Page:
Figures released by the Environment Agency have revealed the extent to which untreated sewage ends up in rivers.

The Event Duration Monitoring Storm Overflows 2022 statistics show how many times during the year this pollution happened at each Thames Water location, and the total length of time that sewage was being discharged.

Thames Water is responsible for 12 sites in the Herald area where sewage could potentially leak into the waterways.

Top of the mucky list was Haslemere waste water treatment works, where 50 spills lasting a total of 636.74 hours – 26 and a half days – were recorded last year. Its sewage goes into the River Wey between Haslemere and Bordon.

Bentley waste water treatment works saw 62 spills totalling 595.90 hours (nearly 25 days). Its sewage comes out on the River Wey between Alton and Tilford, affecting the river and the groundwater.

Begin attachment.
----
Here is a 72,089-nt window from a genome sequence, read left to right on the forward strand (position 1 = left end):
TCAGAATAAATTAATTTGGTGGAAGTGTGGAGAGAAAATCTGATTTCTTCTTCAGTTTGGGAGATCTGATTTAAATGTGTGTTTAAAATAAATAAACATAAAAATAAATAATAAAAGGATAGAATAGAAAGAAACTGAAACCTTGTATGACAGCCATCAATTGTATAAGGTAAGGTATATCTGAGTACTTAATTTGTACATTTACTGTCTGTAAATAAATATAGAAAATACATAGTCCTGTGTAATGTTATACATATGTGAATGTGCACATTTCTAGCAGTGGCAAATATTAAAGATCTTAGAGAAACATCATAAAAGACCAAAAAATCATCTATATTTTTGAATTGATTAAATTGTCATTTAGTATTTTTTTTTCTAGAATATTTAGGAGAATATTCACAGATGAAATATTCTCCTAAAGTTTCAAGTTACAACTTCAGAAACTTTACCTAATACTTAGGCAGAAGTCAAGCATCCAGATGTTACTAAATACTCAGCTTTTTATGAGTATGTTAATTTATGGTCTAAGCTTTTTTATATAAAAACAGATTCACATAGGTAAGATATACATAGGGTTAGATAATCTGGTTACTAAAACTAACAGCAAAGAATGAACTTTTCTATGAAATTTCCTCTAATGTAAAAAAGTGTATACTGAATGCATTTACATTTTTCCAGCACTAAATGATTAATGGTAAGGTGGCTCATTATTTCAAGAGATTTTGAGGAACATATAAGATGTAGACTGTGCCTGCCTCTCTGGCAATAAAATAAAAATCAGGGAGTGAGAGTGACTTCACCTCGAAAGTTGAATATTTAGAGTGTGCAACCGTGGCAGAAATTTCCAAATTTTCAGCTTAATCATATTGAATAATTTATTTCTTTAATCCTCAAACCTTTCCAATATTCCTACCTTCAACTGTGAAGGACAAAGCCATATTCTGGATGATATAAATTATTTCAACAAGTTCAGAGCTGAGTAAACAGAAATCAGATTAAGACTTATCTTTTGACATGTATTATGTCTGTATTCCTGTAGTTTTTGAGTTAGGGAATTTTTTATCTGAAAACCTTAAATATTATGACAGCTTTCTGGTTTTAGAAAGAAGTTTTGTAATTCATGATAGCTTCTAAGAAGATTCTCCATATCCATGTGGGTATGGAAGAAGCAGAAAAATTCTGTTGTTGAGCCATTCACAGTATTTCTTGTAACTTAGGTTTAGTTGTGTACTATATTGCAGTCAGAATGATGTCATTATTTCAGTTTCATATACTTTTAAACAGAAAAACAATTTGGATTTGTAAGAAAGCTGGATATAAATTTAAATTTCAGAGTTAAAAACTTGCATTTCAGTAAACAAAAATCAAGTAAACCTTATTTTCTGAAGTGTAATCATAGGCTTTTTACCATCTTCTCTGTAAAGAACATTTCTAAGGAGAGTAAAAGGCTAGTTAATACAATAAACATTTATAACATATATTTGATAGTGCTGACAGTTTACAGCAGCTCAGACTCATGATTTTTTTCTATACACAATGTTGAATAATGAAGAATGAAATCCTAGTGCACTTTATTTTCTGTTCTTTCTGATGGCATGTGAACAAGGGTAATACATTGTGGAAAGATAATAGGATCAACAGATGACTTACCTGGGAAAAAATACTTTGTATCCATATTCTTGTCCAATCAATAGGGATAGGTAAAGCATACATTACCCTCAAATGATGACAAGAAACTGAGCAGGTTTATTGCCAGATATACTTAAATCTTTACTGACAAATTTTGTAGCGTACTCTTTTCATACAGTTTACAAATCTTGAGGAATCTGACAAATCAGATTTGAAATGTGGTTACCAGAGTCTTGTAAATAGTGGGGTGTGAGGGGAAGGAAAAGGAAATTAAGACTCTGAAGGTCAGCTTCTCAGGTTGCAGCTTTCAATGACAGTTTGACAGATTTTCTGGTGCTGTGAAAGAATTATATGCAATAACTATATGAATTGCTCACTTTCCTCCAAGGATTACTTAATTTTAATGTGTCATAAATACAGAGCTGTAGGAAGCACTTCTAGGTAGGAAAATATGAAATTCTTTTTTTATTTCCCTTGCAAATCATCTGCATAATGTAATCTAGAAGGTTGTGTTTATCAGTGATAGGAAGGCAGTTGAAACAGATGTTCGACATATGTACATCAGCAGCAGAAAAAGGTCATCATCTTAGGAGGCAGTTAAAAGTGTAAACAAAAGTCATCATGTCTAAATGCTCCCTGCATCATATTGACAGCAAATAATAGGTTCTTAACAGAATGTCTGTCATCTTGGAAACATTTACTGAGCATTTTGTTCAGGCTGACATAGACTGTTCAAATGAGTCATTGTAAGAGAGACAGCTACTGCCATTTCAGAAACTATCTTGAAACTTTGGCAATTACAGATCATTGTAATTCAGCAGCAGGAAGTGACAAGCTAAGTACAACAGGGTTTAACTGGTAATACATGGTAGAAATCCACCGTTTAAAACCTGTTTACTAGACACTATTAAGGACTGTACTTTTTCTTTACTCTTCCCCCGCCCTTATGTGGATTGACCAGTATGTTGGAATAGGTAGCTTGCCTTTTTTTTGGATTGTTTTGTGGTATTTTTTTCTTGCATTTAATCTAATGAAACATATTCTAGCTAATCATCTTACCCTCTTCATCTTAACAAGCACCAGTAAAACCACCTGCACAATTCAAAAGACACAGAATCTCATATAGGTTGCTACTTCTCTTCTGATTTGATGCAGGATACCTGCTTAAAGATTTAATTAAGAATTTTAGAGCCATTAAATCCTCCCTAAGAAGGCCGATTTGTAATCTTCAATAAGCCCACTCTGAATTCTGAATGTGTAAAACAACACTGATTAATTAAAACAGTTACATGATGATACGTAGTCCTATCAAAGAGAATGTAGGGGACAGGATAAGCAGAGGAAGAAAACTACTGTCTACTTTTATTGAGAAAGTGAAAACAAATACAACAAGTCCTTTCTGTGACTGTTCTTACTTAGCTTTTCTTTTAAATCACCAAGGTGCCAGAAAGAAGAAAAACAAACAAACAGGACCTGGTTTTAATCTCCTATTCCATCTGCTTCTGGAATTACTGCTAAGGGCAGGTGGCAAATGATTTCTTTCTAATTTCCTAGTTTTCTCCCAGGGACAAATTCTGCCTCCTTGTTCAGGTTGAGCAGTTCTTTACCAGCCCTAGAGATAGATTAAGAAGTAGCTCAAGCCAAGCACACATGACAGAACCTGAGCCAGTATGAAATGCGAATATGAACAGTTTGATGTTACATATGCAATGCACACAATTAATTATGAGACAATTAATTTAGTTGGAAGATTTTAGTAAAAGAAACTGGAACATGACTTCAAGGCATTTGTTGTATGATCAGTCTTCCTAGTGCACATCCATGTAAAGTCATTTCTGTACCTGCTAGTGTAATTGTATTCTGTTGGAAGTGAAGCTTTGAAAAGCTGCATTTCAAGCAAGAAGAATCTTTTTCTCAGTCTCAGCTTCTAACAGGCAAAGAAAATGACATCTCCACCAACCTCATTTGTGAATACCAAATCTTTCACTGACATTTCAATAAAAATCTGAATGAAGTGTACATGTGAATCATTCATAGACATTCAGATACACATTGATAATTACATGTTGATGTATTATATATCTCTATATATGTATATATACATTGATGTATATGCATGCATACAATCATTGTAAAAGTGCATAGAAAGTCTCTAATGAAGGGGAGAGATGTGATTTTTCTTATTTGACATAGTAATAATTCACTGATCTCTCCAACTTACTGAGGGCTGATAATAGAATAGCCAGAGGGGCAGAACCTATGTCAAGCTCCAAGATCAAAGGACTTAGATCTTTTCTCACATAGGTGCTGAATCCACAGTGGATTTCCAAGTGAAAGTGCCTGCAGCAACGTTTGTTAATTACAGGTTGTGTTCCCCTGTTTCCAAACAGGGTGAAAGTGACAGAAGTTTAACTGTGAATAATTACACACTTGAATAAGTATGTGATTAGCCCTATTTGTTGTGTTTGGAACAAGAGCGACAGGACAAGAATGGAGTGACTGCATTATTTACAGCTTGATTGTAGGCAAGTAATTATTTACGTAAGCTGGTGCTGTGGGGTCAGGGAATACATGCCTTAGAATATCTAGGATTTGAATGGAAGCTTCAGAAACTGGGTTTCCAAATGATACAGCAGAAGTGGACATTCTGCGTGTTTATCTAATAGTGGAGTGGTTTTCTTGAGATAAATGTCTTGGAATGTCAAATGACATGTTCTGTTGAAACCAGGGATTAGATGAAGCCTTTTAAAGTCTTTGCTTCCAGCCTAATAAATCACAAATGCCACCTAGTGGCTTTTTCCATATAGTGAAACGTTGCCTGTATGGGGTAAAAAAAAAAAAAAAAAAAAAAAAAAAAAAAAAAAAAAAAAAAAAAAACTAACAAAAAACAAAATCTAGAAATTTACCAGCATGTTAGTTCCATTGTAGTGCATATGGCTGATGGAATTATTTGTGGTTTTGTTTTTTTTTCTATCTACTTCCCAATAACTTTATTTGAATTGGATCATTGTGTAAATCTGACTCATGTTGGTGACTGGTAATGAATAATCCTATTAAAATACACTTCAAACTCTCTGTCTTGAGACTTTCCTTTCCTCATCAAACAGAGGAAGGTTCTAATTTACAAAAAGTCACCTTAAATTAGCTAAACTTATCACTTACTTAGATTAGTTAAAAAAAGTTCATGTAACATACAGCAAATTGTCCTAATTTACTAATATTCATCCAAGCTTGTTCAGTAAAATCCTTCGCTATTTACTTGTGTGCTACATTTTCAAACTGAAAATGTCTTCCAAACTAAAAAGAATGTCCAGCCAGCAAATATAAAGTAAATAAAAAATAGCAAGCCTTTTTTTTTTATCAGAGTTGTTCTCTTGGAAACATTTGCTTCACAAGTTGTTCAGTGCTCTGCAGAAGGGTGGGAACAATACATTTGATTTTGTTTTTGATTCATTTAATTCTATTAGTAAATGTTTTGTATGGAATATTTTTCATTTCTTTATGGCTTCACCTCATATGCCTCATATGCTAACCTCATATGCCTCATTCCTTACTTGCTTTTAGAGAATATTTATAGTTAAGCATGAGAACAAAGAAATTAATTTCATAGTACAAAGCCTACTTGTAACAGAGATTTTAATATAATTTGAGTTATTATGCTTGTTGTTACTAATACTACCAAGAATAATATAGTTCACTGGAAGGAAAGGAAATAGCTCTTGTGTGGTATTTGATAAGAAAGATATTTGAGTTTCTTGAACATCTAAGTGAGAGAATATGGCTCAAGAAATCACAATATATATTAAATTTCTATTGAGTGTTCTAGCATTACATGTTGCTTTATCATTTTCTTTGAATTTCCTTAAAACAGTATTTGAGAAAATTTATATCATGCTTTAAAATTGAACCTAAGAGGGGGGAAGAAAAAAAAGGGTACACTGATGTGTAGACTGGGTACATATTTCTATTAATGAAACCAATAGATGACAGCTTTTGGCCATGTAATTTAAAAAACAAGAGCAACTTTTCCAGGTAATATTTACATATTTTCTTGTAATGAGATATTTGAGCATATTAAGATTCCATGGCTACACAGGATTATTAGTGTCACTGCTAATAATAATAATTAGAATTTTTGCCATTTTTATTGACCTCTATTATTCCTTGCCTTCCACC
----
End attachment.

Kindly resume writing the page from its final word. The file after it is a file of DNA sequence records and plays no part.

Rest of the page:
Selborne (39 spills, 416.84 hours) and Bordon (27 spills, 415.77 hours) waste water treatment works polluted Oakhanger Stream and the River Wey from Bordon to the River Slea junction respectively, both for more than 17 days.

Farnham affected the Farnham Park tributary with 25 spills lasting 210.14 hours (nearly nine days).

Waverley Lane sewage pumping station polluted Farnham Bourne with 16 spills totalling 118.18 hours (almost five days).

Godalming waste water treatment works put sewage into the Tilford to Shalford section of the River Wey 14 times lasting 60.03 hours (two and a half days).

Newmans Lane discharged twice into the River Wey at Alton (5.30 hours), there was one spill at Huckers Lane affecting Oakhanger Stream (2.17 hours) and one at Arford pumping station going into the River Wey from Bordon to the River Slea junction (0.93 hours). There was no pollution from Holybourne and Passfield sewage pumping stations.